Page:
We later took a walking tour under the old aqueduct to a gay bar called CASANOVAS. The sights along the way were astounding. There must have been tens of thousands of locals from all segments of society engaged in various street parties, up and down the connecting streets. It was like Mardi Gras in New Orleans, only this was a regular Friday night in Lapa. “What must Mardi Gras in this place be like?” I muttered to myself. It was at once dazzlying and threatening. It was no doubt dangerous, particularly for us tourists as our hosts arranged for armed guards to accompany us. But it was an electrifying experience, like none other I have had. These folks really know how to have a good time!
Somehow our bus managed to snake through the hoards of people filling the streets and spirit us away safely. It was a once-in-a-lifetime experience
I ended my stay in Rio Saturday morning with some body surfing at Ipanema Beach. Our hotel was a few steps away from the very center of the action, with guys playing soccer in the sand, volleyball with their feet-this is an awesome game with some amazingly skilled performers-and surfers enjoying the powerful surf. Ipanema means “bad waters” for the notoriously dangerous surf. It is also a most beautiful beach bounded on one side by two lush green, and rounded mountains juxtaposed against each other in a quirky way-Two Brothers. It abuts on the North side to Copacabana Beach, a larger and more touristy beach of equal renown. The water at both spots, actually throughout Brazil was cool, but quite comfortable, that in the middle of winter.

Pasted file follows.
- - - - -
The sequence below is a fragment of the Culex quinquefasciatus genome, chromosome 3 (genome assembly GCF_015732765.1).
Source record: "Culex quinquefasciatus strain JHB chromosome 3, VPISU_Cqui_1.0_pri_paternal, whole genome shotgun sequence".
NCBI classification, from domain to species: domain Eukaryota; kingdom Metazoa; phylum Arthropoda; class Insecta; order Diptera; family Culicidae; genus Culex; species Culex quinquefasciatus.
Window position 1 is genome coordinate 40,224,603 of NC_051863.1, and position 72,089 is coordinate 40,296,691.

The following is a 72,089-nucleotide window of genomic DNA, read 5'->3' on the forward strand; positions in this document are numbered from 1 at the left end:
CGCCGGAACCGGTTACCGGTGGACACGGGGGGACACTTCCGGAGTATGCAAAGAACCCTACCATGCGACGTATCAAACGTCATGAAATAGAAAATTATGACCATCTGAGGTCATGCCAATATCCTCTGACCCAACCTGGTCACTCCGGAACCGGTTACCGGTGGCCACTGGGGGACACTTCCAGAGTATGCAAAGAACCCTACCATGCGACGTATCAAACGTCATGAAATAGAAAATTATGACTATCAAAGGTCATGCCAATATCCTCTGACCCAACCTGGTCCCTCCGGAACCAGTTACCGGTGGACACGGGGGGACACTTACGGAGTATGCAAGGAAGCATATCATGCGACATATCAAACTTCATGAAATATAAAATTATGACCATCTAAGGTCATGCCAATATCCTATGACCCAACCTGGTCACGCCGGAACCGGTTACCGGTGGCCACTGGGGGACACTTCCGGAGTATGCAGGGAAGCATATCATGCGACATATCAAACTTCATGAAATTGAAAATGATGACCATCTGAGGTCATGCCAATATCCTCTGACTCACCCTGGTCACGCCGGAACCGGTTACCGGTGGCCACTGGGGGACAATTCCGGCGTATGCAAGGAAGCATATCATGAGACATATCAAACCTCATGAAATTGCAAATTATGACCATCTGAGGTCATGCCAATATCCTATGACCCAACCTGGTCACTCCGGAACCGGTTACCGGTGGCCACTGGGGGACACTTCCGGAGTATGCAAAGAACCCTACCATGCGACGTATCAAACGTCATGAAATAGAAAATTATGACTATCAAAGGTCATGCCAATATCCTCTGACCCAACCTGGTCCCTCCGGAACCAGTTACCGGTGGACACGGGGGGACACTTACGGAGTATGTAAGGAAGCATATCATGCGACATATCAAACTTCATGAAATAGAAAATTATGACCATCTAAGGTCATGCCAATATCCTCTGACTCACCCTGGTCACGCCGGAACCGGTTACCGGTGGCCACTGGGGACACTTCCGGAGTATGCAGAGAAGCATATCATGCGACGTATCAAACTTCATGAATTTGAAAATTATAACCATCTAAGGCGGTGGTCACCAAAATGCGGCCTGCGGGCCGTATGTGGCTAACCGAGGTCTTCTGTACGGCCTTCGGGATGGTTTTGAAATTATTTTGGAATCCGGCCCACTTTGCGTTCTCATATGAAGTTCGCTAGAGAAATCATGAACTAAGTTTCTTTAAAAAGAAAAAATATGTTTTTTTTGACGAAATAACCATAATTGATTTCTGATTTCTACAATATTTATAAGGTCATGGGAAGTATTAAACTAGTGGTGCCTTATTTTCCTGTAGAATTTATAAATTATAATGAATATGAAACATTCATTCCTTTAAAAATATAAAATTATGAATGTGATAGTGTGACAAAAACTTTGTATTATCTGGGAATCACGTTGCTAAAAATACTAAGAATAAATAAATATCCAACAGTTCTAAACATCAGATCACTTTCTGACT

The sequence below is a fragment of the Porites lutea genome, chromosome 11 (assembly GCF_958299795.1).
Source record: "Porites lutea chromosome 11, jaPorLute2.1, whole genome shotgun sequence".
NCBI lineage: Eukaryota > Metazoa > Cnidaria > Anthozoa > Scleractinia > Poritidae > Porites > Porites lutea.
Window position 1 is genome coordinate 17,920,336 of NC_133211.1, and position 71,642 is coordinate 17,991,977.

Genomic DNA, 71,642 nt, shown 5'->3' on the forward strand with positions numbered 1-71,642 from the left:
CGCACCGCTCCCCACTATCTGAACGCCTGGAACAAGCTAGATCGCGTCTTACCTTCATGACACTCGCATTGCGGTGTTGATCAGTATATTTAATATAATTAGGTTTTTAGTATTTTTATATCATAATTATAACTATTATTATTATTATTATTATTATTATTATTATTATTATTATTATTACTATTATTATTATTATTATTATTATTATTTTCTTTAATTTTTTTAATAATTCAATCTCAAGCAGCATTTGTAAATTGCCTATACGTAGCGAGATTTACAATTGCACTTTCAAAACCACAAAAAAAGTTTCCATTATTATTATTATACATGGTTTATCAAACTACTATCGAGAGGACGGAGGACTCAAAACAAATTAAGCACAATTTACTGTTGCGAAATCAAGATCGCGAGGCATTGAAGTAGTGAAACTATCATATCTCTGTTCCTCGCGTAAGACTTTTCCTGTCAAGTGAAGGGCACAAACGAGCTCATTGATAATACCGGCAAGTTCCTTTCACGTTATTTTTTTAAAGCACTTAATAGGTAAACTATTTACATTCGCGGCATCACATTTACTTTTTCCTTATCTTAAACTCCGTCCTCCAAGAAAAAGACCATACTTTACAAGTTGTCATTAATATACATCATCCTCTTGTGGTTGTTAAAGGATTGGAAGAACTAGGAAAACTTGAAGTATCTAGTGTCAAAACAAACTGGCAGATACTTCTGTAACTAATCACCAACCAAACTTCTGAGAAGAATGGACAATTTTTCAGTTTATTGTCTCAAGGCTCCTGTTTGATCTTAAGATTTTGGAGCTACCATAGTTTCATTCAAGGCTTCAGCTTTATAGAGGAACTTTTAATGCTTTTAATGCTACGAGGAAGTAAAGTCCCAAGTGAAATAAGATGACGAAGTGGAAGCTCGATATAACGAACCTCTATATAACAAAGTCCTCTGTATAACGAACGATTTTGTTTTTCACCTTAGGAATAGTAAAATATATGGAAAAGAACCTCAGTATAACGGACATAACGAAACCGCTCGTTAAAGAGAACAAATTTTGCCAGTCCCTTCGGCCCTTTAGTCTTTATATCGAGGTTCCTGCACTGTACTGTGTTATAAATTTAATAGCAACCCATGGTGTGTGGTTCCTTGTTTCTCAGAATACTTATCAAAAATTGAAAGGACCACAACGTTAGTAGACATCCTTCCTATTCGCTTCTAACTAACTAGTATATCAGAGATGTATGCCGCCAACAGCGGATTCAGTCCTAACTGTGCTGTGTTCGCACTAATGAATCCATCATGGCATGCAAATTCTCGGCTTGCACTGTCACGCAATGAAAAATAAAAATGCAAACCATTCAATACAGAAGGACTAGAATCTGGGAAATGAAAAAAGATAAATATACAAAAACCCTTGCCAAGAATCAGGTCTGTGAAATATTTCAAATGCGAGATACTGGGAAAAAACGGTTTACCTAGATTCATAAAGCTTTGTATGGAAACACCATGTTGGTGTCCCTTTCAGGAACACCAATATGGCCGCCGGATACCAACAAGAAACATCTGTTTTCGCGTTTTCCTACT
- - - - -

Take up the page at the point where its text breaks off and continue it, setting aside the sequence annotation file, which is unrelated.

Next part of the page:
Copacabana is where the Rolling Stones recently played their free concert on the sand to some 1 million spectators. While we were there they were setting up the stage again for another concert in the very same spot on the beach.
We flew from Rio back to Sao Paulo for some shopping with MALAI in a district that could have been Melrose in Los Angeles. She was waiting for us and after we checked in we were off with he to discover the special charms of Sao Paulo.